Growing Mamaki By Cutting
- Gather up several hardwood branches of mamaki about four to six inches long. Green tip cuttings have the lowest survival rate, so selecting older branches helps guarantee you’ll get a few plants.
- Remove all the leaves
- Place the bottom inch of the cutting in rooting hormone
- Press the bottom into a pre moistened potting mix.
- The cuttings must be covered with a plastic container to retain moisture and will begin to form roots in about a month.
- Make sure to water with mist 2-3 times a day or as needed until roots grow. This will ensure survival.
- After about six months you can plant your mamaki outside, but still in the shade, or transplant it into a larger sized container.
- Fertilize mamaki trees with a balanced, slow-release fertilizer, and water them every other day, especially during droughts.
Pests That Love Mamaki
Unfortunately, humans are not the only ones that like Mamaki, many insects do as well. There are a few pests that can cause damage to mamaki plants like spider mites, spit bugs, mealy bugs, aphids, root fungus, and viruses. Learn more about these pests in this post.
These pests can be managed with good practices. I believe that a healthy plant can withstand problems with pests, and a healthy plant starts with good soil. Use high quality compost and fertilizers to keep the plant healthy as it grows.
Always use new potting soil when sowing seeds and transplanting. Treat for ants, they burrow in the soil causing root damage, they bring in mealy bugs, and guard pests against natural predators. For heavy infestations of mites and aphids use neem oil or garden safe soaps, or simply spray them off by hand.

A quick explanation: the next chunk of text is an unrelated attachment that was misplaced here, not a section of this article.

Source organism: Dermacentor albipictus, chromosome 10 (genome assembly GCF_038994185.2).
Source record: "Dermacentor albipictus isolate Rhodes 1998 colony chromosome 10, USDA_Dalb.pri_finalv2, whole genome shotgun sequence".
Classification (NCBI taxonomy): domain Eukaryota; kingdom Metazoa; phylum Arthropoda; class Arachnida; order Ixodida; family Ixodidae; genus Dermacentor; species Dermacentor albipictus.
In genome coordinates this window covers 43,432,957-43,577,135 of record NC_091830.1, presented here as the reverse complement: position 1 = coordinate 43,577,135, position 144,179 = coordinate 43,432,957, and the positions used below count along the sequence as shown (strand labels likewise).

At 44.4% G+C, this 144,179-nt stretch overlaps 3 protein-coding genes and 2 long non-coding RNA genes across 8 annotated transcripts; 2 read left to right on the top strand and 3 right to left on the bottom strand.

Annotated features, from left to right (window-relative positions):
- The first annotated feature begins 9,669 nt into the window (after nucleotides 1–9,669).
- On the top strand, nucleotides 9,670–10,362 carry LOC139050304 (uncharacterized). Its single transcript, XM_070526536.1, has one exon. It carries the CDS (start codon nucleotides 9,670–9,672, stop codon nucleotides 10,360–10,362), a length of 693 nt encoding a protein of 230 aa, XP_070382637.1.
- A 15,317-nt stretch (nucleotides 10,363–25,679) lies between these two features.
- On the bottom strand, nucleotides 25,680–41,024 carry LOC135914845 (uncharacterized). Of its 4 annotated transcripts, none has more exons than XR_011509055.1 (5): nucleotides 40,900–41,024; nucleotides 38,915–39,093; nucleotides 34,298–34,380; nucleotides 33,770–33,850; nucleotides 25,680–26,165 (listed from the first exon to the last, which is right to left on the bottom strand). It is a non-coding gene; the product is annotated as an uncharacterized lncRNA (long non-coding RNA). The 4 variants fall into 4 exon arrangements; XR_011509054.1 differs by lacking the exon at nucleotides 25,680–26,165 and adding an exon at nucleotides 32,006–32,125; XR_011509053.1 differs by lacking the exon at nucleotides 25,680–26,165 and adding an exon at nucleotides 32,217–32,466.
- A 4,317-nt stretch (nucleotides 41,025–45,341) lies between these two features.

Year old Mamaki tree in a one-gallon pot. Original photo – Angel H
When Can I Harvest My Mamaki Trees?
Under the right conditions, mamaki leaves can be harvested when the plant is about three to six months old.
I like to harvest the younger leaves for the best tea, the tips plus 3. That is a little thing I tell myself, trim the growing tip and the 3 leaves down the stem from it. These always seem to be the best leaves to harvest no matter what youʻre harvesting.
If you harvest with hand pruners, you spur on more leaf growth that will be ready for another round of harvesting within 2-3 months’ time.
The leaves can be dried and stored for later or used fresh to brew mamaki tea.
Where Can I Find Mamaki Seeds or Cuttings?
Mamaki seeds are not that common to come by, but luckily for you, I have added them to our Seed Store. The seeds are only available during certain times of the year, but you can place a special pre-order, and theyʻll be sent right out to you as soon as they become available.
Fresh mamaki cuttings are hard to come by unless you know someone who is growing them in their garden. Or you can try out that new wonder of the modern age, the internet, and reach out through social media to see if anyone has any that they could take a few cuttings from.
So if you live in the tropics, and especially if you live in Hawaii, you should put Mamaki on your list as a plant that you must be growing in your food forest.